When 14 South Artists member Pat Seidel asked neighbor Mike Schmudlach to exhibit his collection of vintage and antique Native American beaded shoulder bags, Seidel thought he would only exhibit a few bags.
Little did she realize that this display of bags, which are now on display at the Firefly Coffeehouse, 114 N. Main St. through the end of April, would total more than two dozen.
This collection of bags comes from three tribes of the Great Lakes region – Potawatomi, Ho-Chunk and Ojibwe.
Schmudlach, a resident of the town of Rutland, has collected the bags over the years from trade shows and auctions in Wisconsin and Minnesota. He still collects bags, although he has slowed down his purchases over the years.
Also known as pony bags or friendship bags, some were made for carrying things, but for the most part these bags weren’t made for everyday wear. Rather, they were more for ceremonies, special occasions, commerce and gifts, Schmudlach said.
Native Americans wore the bags as part of their best or finest clothing as they would with jewelry and have their picture taken. These photos showed a family’s wealth and could be mounted on postcards and sent to help find a good match for an eligible bachelor or bride-to-be.
Being photographed carrying the bags helped show that a family could afford a dowry, Schmudlach said, although they were often not wealthy people – still living in wigwams.
There are a few of these photos included as part of the exhibit at the Firefly.
Each bag could take about a year to complete and was created primarily by women, Schmudlach said.
When not used as gifts or for ceremonies, the bags were used for trade to generate income — especially among the Ojibwe, Schmudlach said. The tribe made the bags to sell to other tribes for horses – and a bag was worth as much as a horse, hence the nickname “pony bags”.
Although he said Native Americans still make the bags today, they are of lesser value in trade and more made to be worn at powwows.
Most of his bags are over 100 years old, from around 1880 to 1900. The most recent ones he has are from the 1920s.
The beads used on the bags are made of glass and come from Native Americans trading furs with the French and British for pots, knives and beads. Glass beads were made in Czechoslovakia, Italy and France. The silk ribbon is French.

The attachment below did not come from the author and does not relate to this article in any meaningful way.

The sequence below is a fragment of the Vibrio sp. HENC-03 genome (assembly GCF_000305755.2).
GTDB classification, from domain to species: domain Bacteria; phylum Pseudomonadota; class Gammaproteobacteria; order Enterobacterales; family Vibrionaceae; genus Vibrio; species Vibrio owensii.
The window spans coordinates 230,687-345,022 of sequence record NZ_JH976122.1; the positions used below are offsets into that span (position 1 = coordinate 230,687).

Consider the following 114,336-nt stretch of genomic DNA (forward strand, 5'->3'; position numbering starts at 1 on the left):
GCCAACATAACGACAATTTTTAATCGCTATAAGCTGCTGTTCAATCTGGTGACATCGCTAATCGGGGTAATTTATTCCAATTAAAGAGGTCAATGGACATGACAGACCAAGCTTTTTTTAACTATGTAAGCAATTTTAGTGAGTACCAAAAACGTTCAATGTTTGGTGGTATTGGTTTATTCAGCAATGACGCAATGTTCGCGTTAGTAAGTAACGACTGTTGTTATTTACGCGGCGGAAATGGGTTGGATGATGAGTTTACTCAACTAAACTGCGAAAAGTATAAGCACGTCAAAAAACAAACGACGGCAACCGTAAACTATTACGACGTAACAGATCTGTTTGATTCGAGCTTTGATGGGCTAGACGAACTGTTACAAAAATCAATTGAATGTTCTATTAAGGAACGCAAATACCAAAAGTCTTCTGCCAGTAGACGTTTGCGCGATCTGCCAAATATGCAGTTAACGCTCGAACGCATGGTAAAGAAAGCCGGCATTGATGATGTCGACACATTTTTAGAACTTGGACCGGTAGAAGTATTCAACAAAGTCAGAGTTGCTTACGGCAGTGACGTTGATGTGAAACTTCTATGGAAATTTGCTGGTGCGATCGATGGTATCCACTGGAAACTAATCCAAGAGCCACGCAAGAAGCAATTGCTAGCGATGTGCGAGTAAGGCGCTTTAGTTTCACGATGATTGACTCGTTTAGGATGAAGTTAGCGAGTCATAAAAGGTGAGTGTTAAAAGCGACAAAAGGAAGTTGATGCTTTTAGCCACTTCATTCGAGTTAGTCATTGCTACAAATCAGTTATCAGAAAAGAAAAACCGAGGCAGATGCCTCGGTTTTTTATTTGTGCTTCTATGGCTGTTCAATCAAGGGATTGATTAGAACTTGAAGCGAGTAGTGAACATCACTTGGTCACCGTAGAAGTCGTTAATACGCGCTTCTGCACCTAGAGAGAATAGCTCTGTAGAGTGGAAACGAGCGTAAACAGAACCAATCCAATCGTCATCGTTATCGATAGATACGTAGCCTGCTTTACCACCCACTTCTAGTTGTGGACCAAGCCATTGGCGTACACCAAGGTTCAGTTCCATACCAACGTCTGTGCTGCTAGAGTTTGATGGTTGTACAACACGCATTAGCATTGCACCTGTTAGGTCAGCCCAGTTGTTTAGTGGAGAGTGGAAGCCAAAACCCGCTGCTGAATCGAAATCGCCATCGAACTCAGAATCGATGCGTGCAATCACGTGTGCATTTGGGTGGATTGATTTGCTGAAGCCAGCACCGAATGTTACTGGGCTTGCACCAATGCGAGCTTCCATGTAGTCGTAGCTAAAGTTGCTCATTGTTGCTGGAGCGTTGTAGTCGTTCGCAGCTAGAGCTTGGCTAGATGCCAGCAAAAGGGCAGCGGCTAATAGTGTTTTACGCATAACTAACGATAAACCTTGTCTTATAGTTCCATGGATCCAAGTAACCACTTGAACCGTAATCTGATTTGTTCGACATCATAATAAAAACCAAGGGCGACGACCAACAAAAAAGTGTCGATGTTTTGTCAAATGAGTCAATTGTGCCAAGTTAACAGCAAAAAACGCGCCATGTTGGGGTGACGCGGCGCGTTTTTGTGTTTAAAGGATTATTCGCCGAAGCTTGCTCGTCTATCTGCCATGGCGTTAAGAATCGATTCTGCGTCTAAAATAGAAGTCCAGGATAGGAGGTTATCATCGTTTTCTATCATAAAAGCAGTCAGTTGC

Although the newest bags in this show are around a century old, some still look like new, while others look like they’ve been used a lot but still hold up, and a few are too old and fragile to display.
“These heirlooms are real museum pieces,” Schmudlach said.
Schmudlach’s interest in bags stems from his youth, growing up with Ho-Chunk friends.
“I’ve been running with Native Americans since I was a kid — mostly Ho-Chunks — and I’ve been involved in Native American stuff all my life, not just the stuff I collect,” he said. “I’ve always loved shoulder bags, they’re big, beaded, beautiful.”
People can buy them at meetings and exchanges, where many of them were acquired. Some bags eventually reached him from people who contacted him knowing he was a collector.
Much of what Schmudlach and other collectors know about bags comes from first-hand knowledge, he said. There’s not a lot of information on Google or Wikipedia about these bags, and what’s out there isn’t always accurate, he said.
Collectors pass on their knowledge of how different designs or how the beads are set is one way to tell which tribe a bag belongs to.
Although there are books on sacks, even when Schmudlach reads them, he doesn’t always agree with which tribes a book assigns different sacks to.
Part of the confusion stems from the fact that the Ho-Chunk, Potowatomi, Menominee, and a few other tribes sometimes lived together, intermarried, and shared their culture and designs. One such community from the 1870s to the 1930s at a place called Tah-qua-kik, or Skunk Hill, in Wood County, Wisconsin.
As such, friendship bead or pony bag designs were shared among different tribes, which may lead some historians to incorrectly assign which tribe a bag originated from.
Besides the floral or geometric designs, some bags also feature the beaded American flag.
“What people don’t understand is that most of these groups are warrior societies,” Schmudlach said. “And since the War of 1812, there have been no Native American wars for men to gain warrior status, so all of these natives joined the American armed forces. They also felt honored by the American flag, even if they weren’t yet citizens – they were still very proud to be veterans.Native Americans serve in the armed forces in higher percentages than any other ethnic group.
Between the three tribes represented in his collection, Schmudlach is fond of Ho-Chunk designs.
“These are the people I grew up with and they have a different type of bag,” he said.
Schmudlach said he had always thought of putting on a shoulder bag exhibit, which is why he accepted the 14 South Artists exhibit, which is a bit of a break from a norm for the group, which typically displays an artist’s art, not a collector’s collection.
“These bags are historically and culturally significant in addition to being beautiful,” 14 South marketing director Karen Callahan told the Observer. “We are so excited.”
“I collected these bags, but it’s not about me, it’s about the bags,” Schmudlach said. “I think 14 South is trying to branch out to be educational as well – showing people that art is also something to learn. There’s something special about art that serves a purpose, not just art to be seen, but functional art.